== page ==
Jina Kim demonstrates the size and function of an all-digital health monitor for structures.
The Virginia Tech VLSI for Telecommunications (VTVT) group has developed a prototype system to monitor the health of infrastructures, from buildings and railroads to spacecraft. The prototype, which is the first all-digital signal processing system, reduces power consumption by 80 percent of that of its predecessors and paves a way for a self-contained monitoring system.
"We want to be able to diagnose damage to infrastructures and verify the repair efficacy," said ECE's Dong Ha, director of the VTVT group. "The single most important aspect of developing a self-contained monitoring system is low-power dissipation. The system should operate on energy harvested from the ambient such as solar, thermal, or vibration. We need to squeeze out every drop to reduce the overall power dissipation ranging from DSP algorithms to the interface between a sensor and a digital signal processing chip."
Ha explained that, in typical monitoring systems, sinusoidal tones are used to excite the structure, then the responses in the form of electrical impedance are measured and processed. His team, including graduate students Jina Kim (CPE) and Ben Grisso (ME), reduced power consumption by using digital pulse trains rather than sinusoidal tones and by observing only the polarity of the response signals. Using digital signals on both the structural excitation and the sensing allowed the team to eliminate both power-hungry digital-to-analog and analog-to-digital converters. It also simplified signal processing of the response signals, Ha said.
The interdisciplinary team from the VTVT lab and mechanical engineers from the Center for Intelligent Material Systems and Structures is supported by NSF on the effort. VTVT is part of the Center for Embedded Systems for Critical Applications (CESCA).
Computer engineering researchers, led by Michael Hsiao and Jung-Min Park are applying their verification, testing, and network security expertise to a system that can help protect the online privacy of children.
The system involves using a trusted third-party server, where parents register and allow different levels of access. The computer engineering team is developing the prototype and verifying that the overall system is secure, in order to protect children's online privacy. They are working with researchers in the business college who are providing legal and focus group input and assessing the system with users.
The verification challenges in the system spring from the very large state spaces involved, said Hsiao. "One of the key steps is representation of the system during the state space traversal to avoid state space explosion." The team is developing methods that are less vulnerable to memory explosion, such as automatic test pattern generation and satisfiability solvers.class="content"> class="blurb">
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While scientists and engineers view the promise of greater performance, efficiency, and smaller size from nano-scale electronics, a group of computer engineers see the challenges of higher manufacturing defect rates, more frequent fault incidence and greater susceptibility to variational effects. They are investigating nano computing: how to build complex processors or application-specific computing architectures with nano scale components and materials that may be fault-prone or defective.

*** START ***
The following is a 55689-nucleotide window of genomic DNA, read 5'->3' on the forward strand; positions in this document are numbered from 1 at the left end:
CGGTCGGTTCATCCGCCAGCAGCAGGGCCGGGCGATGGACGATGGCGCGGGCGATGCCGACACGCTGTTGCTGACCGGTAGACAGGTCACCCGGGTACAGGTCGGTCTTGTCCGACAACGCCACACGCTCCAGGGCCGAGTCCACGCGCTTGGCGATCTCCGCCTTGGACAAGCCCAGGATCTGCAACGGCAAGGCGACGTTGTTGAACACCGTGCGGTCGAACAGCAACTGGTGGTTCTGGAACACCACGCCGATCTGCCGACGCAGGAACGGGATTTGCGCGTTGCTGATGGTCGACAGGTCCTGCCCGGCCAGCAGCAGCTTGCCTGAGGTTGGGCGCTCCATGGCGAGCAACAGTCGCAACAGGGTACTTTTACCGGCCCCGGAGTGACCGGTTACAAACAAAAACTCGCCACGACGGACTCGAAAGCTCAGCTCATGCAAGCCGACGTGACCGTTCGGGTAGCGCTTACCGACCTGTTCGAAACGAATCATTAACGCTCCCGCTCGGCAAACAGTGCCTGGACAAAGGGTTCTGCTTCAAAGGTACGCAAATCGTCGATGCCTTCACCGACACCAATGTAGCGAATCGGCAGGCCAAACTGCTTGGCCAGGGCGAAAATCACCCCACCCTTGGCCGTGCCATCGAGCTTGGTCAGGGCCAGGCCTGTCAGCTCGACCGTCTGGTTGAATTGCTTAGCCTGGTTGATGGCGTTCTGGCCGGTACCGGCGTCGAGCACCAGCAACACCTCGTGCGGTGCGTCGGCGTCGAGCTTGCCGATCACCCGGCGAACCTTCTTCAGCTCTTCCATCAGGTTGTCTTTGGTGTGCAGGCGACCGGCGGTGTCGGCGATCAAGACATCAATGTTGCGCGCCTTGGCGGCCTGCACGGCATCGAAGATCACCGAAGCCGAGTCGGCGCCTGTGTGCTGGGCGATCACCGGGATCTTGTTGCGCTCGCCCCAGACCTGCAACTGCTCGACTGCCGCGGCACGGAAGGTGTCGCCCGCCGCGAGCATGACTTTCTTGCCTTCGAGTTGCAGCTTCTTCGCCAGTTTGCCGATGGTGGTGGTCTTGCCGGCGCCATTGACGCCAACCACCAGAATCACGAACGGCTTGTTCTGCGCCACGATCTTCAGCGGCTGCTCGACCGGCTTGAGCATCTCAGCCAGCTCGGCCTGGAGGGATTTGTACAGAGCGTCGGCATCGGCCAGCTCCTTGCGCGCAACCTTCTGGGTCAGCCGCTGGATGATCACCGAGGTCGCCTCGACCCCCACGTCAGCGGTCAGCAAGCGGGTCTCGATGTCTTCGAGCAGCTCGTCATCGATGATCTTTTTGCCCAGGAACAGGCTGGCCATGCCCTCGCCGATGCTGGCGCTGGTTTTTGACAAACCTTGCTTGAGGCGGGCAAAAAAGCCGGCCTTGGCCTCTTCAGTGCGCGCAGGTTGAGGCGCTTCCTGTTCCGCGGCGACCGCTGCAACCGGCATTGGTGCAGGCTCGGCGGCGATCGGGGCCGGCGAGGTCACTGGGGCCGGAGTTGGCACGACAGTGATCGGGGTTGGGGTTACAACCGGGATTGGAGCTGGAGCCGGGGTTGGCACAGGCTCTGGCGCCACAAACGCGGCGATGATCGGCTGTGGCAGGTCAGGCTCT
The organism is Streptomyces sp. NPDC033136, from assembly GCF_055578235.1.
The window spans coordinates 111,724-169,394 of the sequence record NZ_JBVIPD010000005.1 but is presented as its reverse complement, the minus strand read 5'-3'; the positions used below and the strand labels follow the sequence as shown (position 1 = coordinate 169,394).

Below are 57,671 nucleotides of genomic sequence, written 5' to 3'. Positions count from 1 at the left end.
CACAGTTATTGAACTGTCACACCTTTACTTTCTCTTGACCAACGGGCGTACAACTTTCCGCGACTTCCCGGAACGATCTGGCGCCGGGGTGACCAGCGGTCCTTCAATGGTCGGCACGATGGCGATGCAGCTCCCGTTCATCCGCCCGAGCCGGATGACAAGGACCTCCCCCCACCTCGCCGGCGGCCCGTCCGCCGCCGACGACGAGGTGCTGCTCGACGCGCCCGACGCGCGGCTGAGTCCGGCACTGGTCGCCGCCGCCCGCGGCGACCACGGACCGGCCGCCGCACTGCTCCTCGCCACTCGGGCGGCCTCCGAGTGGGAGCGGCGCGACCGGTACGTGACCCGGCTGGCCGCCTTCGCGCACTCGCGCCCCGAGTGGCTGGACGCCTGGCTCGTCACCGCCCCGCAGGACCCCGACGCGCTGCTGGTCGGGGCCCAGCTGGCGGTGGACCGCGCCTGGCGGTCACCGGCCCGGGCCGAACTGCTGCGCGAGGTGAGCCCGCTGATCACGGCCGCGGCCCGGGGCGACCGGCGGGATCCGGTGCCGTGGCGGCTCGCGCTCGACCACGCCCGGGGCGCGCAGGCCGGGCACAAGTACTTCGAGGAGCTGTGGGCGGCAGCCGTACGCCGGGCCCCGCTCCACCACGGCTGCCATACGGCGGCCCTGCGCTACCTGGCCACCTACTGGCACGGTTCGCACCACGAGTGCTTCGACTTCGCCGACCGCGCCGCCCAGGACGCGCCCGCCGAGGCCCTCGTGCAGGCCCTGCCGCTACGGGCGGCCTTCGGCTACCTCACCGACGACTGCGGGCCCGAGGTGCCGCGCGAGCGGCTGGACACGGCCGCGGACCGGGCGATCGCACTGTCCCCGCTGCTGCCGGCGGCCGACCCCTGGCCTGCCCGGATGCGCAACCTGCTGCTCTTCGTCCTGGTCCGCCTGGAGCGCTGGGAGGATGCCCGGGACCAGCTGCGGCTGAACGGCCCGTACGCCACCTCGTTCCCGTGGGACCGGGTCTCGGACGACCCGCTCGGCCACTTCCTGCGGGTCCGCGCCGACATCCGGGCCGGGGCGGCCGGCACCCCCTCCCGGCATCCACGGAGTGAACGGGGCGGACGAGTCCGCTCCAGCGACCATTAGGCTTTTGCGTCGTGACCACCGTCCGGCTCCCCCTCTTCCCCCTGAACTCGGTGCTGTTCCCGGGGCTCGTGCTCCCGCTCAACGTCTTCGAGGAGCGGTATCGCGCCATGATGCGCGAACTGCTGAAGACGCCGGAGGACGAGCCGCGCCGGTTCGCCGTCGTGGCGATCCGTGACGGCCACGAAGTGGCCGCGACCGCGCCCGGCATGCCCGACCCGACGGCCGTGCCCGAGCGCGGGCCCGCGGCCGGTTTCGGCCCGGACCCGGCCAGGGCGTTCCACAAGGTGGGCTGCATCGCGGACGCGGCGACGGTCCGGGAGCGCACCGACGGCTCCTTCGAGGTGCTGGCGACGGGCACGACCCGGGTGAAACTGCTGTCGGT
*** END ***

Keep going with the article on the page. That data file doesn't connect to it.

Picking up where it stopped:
"People are building quantum dot cellular automata, molecular switches and fabrics and nano tube-based transistors/interconnects and discovering there are issues with reliability, quality, and performance," says Sandeep Shukla, an assistant professor of computer engineering. "Silicon devices reaching 45nm and beyond are experiencing variational effects, which lead to unpredictable timing, capacitance, resistance and other factors. Manufacturing techniques are imprecise at that scale and we are seeing high defect rates. Moreover, with very thin oxide layers, these devices are susceptible to atmospheric radiation," he explains.
"How can we efficiently map logic onto an array of quantum dot cellular automata so the logic uses minimum resources, bypasses defective cells and works correctly in the presence of radiation that might inadvertently change the states of the quantum cells involved" he asks.
Molecular fabrics introduce issues as well. "Many researchers believe that in the near future, hybrid structures will dominate computing. How do we interface CMOS with nanofabric; micro structures with nanostructures There will be more nanowires in the memory than micro addressing lines and, hence, a problem with interfacing," he adds.
Nanotube-based fabrics will also affect software and may require spatial programming rather than temporal view of programming today, he says. Also probabilistic computing will possibly replace deterministic computing of today. "How do you write code that can harness the massive parallelism afforded by billions of switches"
Some of the technologies under development are speculative and may not be feasible, but the industry must be prepared to deal with the issues involved, he says. The issue is growing in importance as evidenced by the growing number of workshops studying nano computing.
This spring, Shukla co-chaired a workshop on nano computing at Europe's biggest conference on Design Automation and Test (DATE 07). He is also organizing a workshop on nano electronics at the NSF in September to help NSF assess the importance of investing in the area. Last May, Shukla organized a workshop for researchers from Virginia sponsored by NSF, Virginia Tech, Virginia Commonwealth University, and the IEEE Joint Chapter on Computer/Industrial Electronics and Control.